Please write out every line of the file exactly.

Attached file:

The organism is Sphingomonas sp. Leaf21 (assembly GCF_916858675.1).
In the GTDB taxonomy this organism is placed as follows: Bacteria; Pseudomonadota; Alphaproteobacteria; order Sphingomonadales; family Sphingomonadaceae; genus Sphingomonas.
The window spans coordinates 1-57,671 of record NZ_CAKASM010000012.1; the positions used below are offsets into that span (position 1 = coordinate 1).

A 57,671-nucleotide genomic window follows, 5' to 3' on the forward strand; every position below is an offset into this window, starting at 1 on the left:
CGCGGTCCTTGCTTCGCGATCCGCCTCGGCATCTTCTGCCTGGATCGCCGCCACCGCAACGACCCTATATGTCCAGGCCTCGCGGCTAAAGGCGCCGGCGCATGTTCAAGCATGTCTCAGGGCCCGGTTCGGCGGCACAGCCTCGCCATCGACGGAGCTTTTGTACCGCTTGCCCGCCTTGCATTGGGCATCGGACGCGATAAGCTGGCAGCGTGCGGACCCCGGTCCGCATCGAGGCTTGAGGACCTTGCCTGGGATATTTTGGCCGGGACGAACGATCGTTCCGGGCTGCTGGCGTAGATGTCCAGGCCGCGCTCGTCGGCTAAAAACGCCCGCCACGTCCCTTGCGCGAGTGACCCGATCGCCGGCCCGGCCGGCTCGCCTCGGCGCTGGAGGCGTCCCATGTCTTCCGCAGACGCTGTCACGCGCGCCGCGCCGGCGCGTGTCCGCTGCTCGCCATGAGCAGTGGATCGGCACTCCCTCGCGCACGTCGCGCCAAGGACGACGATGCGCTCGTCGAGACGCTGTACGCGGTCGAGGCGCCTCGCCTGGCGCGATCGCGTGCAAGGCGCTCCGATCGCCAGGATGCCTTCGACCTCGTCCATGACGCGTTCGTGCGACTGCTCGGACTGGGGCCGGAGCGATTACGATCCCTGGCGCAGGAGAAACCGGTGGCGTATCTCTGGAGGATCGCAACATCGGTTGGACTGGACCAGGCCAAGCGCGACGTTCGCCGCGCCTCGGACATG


The organism is Sphingomonas sp. Leaf21 (assembly GCF_916858675.1).
In the GTDB taxonomy this organism is placed as follows: Bacteria; Pseudomonadota; Alphaproteobacteria; order Sphingomonadales; family Sphingomonadaceae; genus Sphingomonas.
The window spans coordinates 1-57,671 of record NZ_CAKASM010000012.1; the positions used below are offsets into that span (position 1 = coordinate 1).

A 57,671-nucleotide genomic window follows, 5' to 3' on the forward strand; every position below is an offset into this window, starting at 1 on the left:
CGCGGTCCTTGCTTCGCGATCCGCCTCGGCATCTTCTGCCTGGATCGCCGCCACCGCAACGACCCTATATGTCCAGGCCTCGCGGCTAAAGGCGCCGGCGCATGTTCAAGCATGTCTCAGGGCCCGGTTCGGCGGCACAGCCTCGCCATCGACGGAGCTTTTGTACCGCTTGCCCGCCTTGCATTGGGCATCGGACGCGATAAGCTGGCAGCGTGCGGACCCCGGTCCGCATCGAGGCTTGAGGACCTTGCCTGGGATATTTTGGCCGGGACGAACGATCGTTCCGGGCTGCTGGCGTAGATGTCCAGGCCGCGCTCGTCGGCTAAAAACGCCCGCCACGTCCCTTGCGCGAGTGACCCGATCGCCGGCCCGGCCGGCTCGCCTCGGCGCTGGAGGCGTCCCATGTCTTCCGCAGACGCTGTCACGCGCGCCGCGCCGGCGCGTGTCCGCTGCTCGCCATGAGCAGTGGATCGGCACTCCCTCGCGCACGTCGCGCCAAGGACGACGATGCGCTCGTCGAGACGCTGTACGCGGTCGAGGCGCCTCGCCTGGCGCGATCGCGTGCAAGGCGCTCCGATCGCCAGGATGCCTTCGACCTCGTCCATGACGCGTTCGTGCGACTGCTCGGACTGGGGCCGGAGCGATTACGATCCCTGGCGCAGGAGAAACCGGTGGCGTATCTCTGGAGGATCGCAACATCGGTTGGACTGGACCAGGCCAAGCGCGACGTTCGCCGCGCCTCGGACATG